Poetry

“The Portrait” – Stanley Kunitz

My mother never forgave my father
for killing himself,
especially at such an awkward time
and in a public park,
that spring
when I was waiting to be born.
She locked his name
in her deepest cabinet
and would not let him out,
though I could hear him thumping.
When I came down from the attic
with the pastel portrait in my hand
of a long-lipped stranger
with a brave moustache
and deep brown level eyes,
she ripped it into shreds
without a single word
and slapped me hard.
In my sixty-fourth year
I can feel my cheek
still burning.

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Poetry

“The Snakes of September” – Stanley Kunitz

All summer I heard them
rustling in the shrubbery,
outracing me from tier
to tier in my garden,
a whisper among the viburnums,
a signal flashed from the hedgerow,
a shadow pulsing
in the barberry thicket.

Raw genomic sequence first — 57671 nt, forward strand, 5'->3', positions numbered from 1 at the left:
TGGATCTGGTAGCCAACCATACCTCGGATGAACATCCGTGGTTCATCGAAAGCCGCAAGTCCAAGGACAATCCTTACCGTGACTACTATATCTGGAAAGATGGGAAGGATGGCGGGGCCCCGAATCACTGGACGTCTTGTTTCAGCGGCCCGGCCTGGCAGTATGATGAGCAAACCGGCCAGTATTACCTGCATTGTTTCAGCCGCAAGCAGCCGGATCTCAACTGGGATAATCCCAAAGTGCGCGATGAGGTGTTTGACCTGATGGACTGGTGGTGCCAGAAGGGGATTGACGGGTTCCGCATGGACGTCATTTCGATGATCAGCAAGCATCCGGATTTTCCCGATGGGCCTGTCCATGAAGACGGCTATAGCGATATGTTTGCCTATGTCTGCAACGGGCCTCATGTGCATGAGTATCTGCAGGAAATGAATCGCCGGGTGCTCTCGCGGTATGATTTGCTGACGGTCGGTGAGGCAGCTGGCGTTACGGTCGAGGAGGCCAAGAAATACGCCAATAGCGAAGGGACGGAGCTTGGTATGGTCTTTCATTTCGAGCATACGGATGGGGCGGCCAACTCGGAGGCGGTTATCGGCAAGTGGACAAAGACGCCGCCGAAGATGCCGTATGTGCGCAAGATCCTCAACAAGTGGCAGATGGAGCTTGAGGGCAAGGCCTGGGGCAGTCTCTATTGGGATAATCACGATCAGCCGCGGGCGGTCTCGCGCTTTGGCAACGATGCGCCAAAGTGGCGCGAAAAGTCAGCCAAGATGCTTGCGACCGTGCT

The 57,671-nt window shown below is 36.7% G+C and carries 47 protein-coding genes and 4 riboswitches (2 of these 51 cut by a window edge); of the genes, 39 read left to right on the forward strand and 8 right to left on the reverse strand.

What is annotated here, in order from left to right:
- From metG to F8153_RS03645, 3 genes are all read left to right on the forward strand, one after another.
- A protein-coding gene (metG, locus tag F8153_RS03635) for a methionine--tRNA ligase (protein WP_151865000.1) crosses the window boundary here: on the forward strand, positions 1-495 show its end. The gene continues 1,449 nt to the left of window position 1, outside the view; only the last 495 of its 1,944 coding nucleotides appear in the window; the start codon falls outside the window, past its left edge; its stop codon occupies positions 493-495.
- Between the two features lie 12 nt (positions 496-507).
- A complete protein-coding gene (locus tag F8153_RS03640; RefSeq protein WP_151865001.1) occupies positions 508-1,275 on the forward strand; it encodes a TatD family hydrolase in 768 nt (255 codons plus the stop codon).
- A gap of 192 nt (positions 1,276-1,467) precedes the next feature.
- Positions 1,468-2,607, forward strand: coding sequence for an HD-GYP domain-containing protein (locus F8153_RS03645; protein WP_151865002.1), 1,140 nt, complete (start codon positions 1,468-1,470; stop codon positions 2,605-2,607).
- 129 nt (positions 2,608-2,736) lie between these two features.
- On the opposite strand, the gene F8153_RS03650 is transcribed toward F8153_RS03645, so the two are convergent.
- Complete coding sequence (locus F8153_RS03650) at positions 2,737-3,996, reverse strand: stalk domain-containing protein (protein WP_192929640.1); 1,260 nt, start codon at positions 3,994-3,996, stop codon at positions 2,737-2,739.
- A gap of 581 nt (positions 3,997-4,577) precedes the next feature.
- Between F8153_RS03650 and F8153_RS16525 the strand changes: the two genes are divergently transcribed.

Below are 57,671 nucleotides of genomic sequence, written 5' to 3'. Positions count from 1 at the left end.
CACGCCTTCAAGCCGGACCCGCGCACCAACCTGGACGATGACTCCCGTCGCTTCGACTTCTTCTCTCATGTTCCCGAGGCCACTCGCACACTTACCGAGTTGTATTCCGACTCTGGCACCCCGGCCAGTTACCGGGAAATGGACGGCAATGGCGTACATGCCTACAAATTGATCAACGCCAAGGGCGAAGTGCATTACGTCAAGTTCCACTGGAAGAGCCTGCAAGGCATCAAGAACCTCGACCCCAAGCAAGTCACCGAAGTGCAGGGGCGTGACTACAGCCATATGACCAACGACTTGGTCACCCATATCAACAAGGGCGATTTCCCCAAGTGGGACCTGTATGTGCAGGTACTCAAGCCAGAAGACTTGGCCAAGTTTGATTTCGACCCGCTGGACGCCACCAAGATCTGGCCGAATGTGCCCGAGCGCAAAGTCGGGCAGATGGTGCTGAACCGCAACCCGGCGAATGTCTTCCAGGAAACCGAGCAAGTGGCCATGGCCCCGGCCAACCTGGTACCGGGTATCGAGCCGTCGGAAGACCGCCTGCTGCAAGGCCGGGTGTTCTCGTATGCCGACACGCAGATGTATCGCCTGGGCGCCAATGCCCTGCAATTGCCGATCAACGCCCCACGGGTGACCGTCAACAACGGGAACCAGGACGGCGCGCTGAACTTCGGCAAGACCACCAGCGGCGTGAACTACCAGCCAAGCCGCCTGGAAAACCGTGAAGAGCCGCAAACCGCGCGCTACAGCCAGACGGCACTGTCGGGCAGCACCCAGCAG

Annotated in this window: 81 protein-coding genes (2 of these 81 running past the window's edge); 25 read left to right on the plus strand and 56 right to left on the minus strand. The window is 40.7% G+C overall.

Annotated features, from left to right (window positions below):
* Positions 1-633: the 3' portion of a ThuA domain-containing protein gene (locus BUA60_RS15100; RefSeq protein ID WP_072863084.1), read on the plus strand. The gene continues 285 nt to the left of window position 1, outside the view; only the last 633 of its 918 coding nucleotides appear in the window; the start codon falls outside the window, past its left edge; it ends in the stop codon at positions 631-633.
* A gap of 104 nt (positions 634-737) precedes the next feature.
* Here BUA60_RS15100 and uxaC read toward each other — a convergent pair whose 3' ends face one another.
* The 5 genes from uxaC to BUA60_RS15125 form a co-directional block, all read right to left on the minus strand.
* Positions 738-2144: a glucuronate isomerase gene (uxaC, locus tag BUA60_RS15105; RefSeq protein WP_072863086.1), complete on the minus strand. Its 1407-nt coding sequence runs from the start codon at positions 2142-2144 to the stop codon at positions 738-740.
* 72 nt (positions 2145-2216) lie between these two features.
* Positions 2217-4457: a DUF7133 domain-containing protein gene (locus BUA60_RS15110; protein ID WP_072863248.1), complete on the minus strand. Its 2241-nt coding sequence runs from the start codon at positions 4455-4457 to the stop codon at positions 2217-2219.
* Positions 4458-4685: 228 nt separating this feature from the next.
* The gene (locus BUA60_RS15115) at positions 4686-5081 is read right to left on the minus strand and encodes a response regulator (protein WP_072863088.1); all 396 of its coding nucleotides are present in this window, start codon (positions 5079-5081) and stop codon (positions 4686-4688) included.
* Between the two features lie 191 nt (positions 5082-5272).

Now that the nights are chill
and the annuals spent,
I should have thought them gone,
in a torpor of blood
slipped to the nether world
before the sickle frost.
Not so. In the deceptive balm
of noon, as if defiant of the curse
that spoiled another garden,
these two appear on show
through a narrow slit
in the dense green brocade
of a north-country spruce,
dangling head-down, entwined
in a brazen love-knot.
I put out my hand and stroke
the fine, dry grit of their skins.
After all,
we are partners in this land,
co-signers of a covenant.
At my touch the wild
braid of creation
trembles.

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